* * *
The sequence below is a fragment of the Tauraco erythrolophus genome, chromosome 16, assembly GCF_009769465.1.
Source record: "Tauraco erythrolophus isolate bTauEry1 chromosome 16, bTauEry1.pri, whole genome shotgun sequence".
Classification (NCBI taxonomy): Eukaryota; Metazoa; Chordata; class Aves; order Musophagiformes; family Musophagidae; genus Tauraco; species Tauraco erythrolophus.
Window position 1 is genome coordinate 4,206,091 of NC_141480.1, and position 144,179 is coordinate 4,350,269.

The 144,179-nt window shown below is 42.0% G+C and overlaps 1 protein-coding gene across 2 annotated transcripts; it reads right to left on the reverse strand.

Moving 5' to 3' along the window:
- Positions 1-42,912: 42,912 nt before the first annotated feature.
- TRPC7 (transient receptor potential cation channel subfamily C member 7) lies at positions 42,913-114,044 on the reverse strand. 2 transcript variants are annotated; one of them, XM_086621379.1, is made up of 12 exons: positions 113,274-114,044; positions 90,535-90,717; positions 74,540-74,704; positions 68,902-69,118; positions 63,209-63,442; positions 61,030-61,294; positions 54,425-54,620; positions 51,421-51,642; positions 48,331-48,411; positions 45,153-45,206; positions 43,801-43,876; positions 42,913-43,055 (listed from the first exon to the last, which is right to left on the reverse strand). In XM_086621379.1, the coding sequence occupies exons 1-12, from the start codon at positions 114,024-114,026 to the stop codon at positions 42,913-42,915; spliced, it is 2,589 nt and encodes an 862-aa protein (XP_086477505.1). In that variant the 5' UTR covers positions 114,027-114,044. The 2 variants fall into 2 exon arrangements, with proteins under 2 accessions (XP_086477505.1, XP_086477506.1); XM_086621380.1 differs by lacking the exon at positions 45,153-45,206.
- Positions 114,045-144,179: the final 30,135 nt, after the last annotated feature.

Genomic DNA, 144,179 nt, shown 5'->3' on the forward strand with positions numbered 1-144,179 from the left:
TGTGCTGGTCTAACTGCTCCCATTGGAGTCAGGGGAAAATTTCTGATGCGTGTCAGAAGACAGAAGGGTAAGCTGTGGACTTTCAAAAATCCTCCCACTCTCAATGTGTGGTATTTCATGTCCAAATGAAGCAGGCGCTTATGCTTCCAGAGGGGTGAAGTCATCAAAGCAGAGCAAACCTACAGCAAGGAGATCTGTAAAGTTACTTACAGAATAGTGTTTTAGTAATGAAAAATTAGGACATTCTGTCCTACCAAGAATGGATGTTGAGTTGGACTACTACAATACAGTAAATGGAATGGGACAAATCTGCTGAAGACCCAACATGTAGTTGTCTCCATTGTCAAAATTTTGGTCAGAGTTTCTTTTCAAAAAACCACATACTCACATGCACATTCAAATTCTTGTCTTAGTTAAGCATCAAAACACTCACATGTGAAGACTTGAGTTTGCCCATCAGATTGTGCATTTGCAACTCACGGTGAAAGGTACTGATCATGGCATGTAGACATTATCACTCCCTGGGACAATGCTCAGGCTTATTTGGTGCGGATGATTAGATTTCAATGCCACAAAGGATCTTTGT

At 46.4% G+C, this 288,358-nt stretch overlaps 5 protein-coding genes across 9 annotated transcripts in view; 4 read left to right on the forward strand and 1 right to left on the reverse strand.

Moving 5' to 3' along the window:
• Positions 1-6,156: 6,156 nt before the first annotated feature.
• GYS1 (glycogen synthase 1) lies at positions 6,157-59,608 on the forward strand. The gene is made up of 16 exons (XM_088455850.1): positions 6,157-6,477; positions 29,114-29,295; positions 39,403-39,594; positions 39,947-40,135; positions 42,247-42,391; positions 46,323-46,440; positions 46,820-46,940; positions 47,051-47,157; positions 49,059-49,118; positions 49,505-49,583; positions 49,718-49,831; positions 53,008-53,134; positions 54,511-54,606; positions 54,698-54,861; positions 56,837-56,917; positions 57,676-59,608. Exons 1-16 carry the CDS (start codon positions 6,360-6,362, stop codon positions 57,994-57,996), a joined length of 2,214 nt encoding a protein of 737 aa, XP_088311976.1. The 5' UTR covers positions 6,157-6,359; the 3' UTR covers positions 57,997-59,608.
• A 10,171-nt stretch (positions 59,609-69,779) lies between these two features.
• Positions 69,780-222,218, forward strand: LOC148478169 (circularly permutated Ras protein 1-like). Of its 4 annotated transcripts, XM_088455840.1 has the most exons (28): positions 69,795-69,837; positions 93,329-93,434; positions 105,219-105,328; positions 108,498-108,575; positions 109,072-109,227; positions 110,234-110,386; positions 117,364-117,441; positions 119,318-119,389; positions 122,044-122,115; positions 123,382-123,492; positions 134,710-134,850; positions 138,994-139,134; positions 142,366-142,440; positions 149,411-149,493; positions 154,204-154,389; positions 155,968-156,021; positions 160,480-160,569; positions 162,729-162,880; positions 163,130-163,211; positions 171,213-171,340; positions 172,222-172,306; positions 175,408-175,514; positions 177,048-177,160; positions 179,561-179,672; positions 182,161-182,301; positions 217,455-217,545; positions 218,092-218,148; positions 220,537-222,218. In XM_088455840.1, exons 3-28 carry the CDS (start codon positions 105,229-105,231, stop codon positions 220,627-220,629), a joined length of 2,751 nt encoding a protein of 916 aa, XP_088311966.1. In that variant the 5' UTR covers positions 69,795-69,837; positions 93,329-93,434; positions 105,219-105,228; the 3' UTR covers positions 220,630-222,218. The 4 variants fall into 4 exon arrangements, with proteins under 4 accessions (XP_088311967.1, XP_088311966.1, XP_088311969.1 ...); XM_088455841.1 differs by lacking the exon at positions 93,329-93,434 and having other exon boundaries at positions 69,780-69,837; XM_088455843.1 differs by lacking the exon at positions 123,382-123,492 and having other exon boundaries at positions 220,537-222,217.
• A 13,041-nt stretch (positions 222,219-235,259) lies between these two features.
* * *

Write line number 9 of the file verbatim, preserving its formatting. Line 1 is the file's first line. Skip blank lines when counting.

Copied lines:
- Positions 114,045-144,179: the final 30,135 nt, after the last annotated feature.